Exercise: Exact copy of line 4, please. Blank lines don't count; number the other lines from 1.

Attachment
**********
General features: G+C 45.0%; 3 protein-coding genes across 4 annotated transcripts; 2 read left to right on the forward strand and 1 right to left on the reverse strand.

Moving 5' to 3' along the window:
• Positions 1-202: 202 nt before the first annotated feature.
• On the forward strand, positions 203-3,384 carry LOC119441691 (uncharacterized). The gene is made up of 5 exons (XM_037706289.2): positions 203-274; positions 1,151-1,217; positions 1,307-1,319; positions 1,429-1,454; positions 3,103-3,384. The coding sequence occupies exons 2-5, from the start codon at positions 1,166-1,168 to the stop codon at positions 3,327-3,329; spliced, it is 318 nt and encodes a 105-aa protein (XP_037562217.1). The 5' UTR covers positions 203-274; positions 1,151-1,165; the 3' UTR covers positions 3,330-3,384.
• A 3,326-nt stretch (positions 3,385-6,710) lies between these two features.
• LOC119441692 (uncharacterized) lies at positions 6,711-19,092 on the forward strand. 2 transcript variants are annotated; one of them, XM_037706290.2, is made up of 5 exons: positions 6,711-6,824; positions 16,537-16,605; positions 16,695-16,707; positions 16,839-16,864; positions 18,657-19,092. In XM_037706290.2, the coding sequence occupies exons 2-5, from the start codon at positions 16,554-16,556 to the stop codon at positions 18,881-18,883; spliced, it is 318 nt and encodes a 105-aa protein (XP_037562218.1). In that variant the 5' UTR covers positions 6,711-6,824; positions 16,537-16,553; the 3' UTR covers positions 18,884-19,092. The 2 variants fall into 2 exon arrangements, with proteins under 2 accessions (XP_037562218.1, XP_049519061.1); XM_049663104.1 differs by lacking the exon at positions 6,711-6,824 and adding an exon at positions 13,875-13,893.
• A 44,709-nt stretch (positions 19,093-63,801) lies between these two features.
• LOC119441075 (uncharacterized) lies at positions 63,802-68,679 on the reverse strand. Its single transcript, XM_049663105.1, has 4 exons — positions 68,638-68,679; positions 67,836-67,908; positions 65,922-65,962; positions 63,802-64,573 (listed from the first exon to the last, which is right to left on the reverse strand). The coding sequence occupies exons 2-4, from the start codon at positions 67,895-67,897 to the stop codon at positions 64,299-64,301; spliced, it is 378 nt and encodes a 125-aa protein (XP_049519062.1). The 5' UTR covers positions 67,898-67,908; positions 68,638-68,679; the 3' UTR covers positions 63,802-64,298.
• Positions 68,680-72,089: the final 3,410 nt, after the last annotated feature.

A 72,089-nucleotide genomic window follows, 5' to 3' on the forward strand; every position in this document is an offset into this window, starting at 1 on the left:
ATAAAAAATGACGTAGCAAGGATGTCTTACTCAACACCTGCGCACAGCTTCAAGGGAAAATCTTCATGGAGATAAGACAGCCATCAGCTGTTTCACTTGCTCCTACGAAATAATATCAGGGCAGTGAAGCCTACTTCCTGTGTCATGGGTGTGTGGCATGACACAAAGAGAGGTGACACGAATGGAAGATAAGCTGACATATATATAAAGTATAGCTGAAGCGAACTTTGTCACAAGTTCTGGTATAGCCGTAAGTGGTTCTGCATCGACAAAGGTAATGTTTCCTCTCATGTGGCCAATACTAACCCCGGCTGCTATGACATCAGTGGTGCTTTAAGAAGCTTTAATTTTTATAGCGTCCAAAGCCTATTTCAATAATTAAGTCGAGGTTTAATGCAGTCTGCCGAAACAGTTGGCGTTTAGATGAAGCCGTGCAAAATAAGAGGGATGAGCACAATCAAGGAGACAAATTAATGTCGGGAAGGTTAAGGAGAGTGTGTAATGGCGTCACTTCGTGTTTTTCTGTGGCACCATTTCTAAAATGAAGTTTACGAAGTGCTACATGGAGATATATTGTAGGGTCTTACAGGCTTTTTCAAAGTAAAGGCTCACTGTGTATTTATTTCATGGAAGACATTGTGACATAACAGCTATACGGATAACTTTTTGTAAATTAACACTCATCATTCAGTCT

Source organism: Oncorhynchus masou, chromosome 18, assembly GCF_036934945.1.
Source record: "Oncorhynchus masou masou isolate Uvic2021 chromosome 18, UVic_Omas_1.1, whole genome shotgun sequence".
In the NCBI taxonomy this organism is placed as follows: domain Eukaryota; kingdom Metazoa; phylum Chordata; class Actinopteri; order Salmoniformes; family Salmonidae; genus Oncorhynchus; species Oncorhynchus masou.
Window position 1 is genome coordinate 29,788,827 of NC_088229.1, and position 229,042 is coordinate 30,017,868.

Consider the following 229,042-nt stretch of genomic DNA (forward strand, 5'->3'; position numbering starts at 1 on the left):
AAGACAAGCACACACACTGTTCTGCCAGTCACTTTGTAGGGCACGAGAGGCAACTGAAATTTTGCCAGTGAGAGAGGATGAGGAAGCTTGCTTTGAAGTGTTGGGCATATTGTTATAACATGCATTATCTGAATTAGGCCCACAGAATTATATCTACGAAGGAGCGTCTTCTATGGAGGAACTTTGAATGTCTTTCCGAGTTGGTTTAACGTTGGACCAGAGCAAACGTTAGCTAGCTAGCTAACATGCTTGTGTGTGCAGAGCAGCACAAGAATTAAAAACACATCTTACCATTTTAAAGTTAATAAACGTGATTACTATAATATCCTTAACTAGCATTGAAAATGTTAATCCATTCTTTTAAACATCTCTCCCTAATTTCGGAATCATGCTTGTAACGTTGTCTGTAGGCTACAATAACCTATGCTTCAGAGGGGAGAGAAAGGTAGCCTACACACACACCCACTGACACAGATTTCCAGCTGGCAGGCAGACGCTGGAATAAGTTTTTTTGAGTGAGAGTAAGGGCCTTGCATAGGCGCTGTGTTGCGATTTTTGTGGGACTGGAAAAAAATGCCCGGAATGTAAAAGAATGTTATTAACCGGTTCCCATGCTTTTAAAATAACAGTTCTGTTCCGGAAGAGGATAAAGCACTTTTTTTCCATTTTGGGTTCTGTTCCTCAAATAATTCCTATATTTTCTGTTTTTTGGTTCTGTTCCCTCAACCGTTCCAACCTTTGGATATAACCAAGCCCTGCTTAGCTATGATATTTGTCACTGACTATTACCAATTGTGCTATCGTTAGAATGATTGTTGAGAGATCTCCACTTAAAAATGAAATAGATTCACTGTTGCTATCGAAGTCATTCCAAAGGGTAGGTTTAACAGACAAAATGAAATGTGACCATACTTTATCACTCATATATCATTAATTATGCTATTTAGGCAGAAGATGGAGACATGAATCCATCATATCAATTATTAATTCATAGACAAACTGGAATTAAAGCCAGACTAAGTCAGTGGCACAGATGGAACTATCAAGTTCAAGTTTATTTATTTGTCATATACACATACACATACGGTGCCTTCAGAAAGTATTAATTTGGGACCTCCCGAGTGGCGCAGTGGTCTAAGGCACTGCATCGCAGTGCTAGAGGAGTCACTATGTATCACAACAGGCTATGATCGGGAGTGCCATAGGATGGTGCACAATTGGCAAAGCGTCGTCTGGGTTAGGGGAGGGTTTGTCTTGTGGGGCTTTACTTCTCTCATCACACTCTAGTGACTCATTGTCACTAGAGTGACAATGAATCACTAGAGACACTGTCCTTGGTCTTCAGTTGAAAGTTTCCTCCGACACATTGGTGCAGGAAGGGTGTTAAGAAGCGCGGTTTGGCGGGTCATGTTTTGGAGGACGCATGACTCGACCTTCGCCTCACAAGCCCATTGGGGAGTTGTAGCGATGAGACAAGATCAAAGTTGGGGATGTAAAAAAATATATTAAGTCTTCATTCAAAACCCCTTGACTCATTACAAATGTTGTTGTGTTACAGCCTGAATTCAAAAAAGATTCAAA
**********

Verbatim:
• On the forward strand, positions 203-3,384 carry LOC119441691 (uncharacterized). The gene is made up of 5 exons (XM_037706289.2): positions 203-274; positions 1,151-1,217; positions 1,307-1,319; positions 1,429-1,454; positions 3,103-3,384. The coding sequence occupies exons 2-5, from the start codon at positions 1,166-1,168 to the stop codon at positions 3,327-3,329; spliced, it is 318 nt and encodes a 105-aa protein (XP_037562217.1). The 5' UTR covers positions 203-274; positions 1,151-1,165; the 3' UTR covers positions 3,330-3,384.